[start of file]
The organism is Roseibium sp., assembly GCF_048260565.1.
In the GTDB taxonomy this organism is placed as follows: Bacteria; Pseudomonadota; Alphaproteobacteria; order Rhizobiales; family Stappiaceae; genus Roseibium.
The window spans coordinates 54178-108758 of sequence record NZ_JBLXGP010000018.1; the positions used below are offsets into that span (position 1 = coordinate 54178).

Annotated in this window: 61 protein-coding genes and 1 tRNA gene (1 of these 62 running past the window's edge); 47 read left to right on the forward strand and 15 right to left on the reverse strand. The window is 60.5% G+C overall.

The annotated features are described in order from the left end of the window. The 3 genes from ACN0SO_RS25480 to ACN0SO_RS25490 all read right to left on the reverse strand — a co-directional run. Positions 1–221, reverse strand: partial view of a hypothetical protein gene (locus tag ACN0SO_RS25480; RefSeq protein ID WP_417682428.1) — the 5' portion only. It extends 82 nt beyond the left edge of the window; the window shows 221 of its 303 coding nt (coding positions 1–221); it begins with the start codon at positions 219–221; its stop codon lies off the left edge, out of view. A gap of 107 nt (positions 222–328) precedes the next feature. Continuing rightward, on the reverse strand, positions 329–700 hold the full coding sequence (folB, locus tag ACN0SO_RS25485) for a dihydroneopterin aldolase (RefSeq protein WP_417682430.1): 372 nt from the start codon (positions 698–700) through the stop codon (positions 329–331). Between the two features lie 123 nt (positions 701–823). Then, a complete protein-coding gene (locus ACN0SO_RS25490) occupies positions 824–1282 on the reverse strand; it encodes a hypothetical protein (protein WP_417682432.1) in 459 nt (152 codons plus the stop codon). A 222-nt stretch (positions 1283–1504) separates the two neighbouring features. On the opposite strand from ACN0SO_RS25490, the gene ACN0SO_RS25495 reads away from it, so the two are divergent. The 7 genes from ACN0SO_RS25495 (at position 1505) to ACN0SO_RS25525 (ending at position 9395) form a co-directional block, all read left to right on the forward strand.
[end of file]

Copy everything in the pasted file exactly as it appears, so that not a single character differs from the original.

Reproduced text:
The organism is Roseibium sp., assembly GCF_048260565.1.
In the GTDB taxonomy this organism is placed as follows: Bacteria; Pseudomonadota; Alphaproteobacteria; order Rhizobiales; family Stappiaceae; genus Roseibium.
The window spans coordinates 54178-108758 of sequence record NZ_JBLXGP010000018.1; the positions used below are offsets into that span (position 1 = coordinate 54178).

Annotated in this window: 61 protein-coding genes and 1 tRNA gene (1 of these 62 running past the window's edge); 47 read left to right on the forward strand and 15 right to left on the reverse strand. The window is 60.5% G+C overall.

The annotated features are described in order from the left end of the window. The 3 genes from ACN0SO_RS25480 to ACN0SO_RS25490 all read right to left on the reverse strand — a co-directional run. Positions 1–221, reverse strand: partial view of a hypothetical protein gene (locus tag ACN0SO_RS25480; RefSeq protein ID WP_417682428.1) — the 5' portion only. It extends 82 nt beyond the left edge of the window; the window shows 221 of its 303 coding nt (coding positions 1–221); it begins with the start codon at positions 219–221; its stop codon lies off the left edge, out of view. A gap of 107 nt (positions 222–328) precedes the next feature. Continuing rightward, on the reverse strand, positions 329–700 hold the full coding sequence (folB, locus tag ACN0SO_RS25485) for a dihydroneopterin aldolase (RefSeq protein WP_417682430.1): 372 nt from the start codon (positions 698–700) through the stop codon (positions 329–331). Between the two features lie 123 nt (positions 701–823). Then, a complete protein-coding gene (locus ACN0SO_RS25490) occupies positions 824–1282 on the reverse strand; it encodes a hypothetical protein (protein WP_417682432.1) in 459 nt (152 codons plus the stop codon). A 222-nt stretch (positions 1283–1504) separates the two neighbouring features. On the opposite strand from ACN0SO_RS25490, the gene ACN0SO_RS25495 reads away from it, so the two are divergent. The 7 genes from ACN0SO_RS25495 (at position 1505) to ACN0SO_RS25525 (ending at position 9395) form a co-directional block, all read left to right on the forward strand.